Rediscover Your True Self, Then Visualize

Rediscover Your True Self, Then Visualize

As the director of a research laboratory, Nancy had a great deal of responsibility. She also had a rich network of colleagues with whom she regularly interacted. However, once she reached her mid-fifties, she began wondering what her life would be like once her career was no longer the centerpiece of her waking hours. She’d still have activities to keep her busy and friends to visit, but she could not envision a future that would give her the same sense of purpose and meaning her professional life had given her.

Don worked in the insurance industry for most of his adult life. Before he retired, he had become a vice president of operations in his region.  He was respected in his field and enjoyed a lot of professional connections. After he ended his career, Don tried to keep busy by puttering around the house and playing golf three times a week, but he still felt like he’d lost something he’d never be able to recover. It was hard for him to envision ever having the fulfilling life he did when he was still working.

Before Visualizing Your Future, First Reflect

Often, we hear about the importance of visualizing what you want to do with the rest of your life. Using various visualization techniques can be a very powerful way to help us move forward and give our lives some clarity. However, simply visualizing what we might want in the future without reconnecting with who we really are is like trying to imagine yourself as a racehorse when you were born a swan. Start by recognizing who you really are. And know this: The real you is the best you!

As I’ve worked with different individuals and groups and have studied and researched the transition process after fifty, I can tell you that the period of rediscovering your true self and your best life after fifty can take a lot of work but can be one of the most exciting periods of your life.

If you haven’t already discovered your true self, it is time for you to get started. One way to start reconnecting with the ‘real’ you is to do some deep reflection. What did you enjoy doing when you were growing up? What were some of your interests and habits? What kind of events happened in your life that you believe were particularly challenging or memorable? How do you believe some of these events have affected you and your life choices? How do the different ‘dots’ in your life connect to create a vision for your future? Do you have a dream that you’ve deferred and wondered if you’ll ever be able to follow your dream?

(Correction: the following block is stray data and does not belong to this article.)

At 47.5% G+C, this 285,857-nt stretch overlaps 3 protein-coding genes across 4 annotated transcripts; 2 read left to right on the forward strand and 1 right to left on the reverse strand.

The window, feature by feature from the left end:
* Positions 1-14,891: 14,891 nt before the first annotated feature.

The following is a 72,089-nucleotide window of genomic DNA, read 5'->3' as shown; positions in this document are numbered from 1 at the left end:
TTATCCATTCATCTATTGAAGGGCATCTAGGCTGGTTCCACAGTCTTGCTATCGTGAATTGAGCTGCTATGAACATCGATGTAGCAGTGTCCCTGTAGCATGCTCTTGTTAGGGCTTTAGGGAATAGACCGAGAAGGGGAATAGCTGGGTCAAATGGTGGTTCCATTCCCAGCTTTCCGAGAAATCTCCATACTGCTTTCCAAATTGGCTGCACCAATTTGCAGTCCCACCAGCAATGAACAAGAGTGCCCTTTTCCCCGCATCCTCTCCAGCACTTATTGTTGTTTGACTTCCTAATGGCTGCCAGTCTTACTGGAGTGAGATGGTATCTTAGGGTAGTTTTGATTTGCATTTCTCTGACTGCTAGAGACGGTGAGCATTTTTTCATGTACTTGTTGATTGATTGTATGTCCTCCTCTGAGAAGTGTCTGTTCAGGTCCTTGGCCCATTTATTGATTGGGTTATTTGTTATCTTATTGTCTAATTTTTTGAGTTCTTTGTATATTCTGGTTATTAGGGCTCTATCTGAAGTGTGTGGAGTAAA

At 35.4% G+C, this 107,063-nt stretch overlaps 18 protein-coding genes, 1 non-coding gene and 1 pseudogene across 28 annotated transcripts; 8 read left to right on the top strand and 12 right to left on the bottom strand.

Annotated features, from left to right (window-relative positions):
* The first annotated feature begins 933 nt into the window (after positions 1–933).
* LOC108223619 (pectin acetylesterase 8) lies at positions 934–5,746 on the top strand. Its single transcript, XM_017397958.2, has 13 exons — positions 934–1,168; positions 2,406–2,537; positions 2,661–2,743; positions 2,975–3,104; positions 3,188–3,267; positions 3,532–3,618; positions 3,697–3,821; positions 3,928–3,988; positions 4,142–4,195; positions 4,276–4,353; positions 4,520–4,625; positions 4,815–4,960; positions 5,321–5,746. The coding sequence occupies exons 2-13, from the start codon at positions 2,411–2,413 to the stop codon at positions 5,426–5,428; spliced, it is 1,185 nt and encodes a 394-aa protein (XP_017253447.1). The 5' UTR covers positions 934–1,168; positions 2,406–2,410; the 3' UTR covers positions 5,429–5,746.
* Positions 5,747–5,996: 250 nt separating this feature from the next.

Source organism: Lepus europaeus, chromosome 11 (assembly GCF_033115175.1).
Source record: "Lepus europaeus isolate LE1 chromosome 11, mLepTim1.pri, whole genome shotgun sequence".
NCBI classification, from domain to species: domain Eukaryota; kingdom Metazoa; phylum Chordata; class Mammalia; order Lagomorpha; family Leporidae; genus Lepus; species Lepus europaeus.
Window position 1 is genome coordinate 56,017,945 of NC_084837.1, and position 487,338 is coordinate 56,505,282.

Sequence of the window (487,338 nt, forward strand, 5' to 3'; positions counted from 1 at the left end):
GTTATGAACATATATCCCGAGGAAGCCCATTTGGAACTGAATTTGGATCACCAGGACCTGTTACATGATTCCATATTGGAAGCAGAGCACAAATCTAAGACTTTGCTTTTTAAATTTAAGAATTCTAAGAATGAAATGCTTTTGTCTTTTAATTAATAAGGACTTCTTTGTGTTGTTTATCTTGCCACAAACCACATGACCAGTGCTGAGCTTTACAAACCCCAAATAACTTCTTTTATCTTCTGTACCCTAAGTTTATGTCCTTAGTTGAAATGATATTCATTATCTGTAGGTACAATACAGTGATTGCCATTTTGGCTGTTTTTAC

Talk to family members, recall stories about growing up and the things you loved to do. Read any old journals you have. Look through some old family picture books. What kinds of values did the people in your family embrace? What influence did your family’s influence and heritage have on your life choices?

Unleashing the Force Within

Our March Boomer Best U Newsletter included a feature story about a woman who was able to reflect on her life and see how her different interests and experiences have given her a greater sense of purpose and personal identity. Tess Marino said she could see that “looking back, I can see how “everything connects, bringing me to where I am now.”

At midlife, acclaimed artist, Susan Rochester recalled, “As a child, I was fascinated by the fact that had the border been 100 miles further north, I would have been a citizen of Mexico.” Susan’s early fascination with borders was reawakened later as she began working on a border tapestry project that is truly unique and compelling.

NiAodagain felt like time was running out to follow her dream—to become a professional writer. It was her partner who encouraged her to take early retirement by asking, “If your passion is writing, then why aren’t you writing?”

Charles recalls times in his childhood when he had conversations with ‘living pioneer’ grandparents. His paternal grandfather had actually “prospected with a burro in remote areas of the Sierra Mountains” when he was sixteen. His childhood experiences no doubt helped shape his life path. It should be no surprise that he eventually became a professor of history.

Looking Ahead

All of us have life experiences that help shape who we are and who we will continue to become. Some individuals are able to recognize the path they will follow early in life. Others don’t start exploring the path(s) they truly want to follow until they reach midlife and beyond. The good news is that it is not too late to reconnect with your true self. Once you do, you will be free to envision your best life, now and in the future.  It’s time for you to be your best U!

 

 

 

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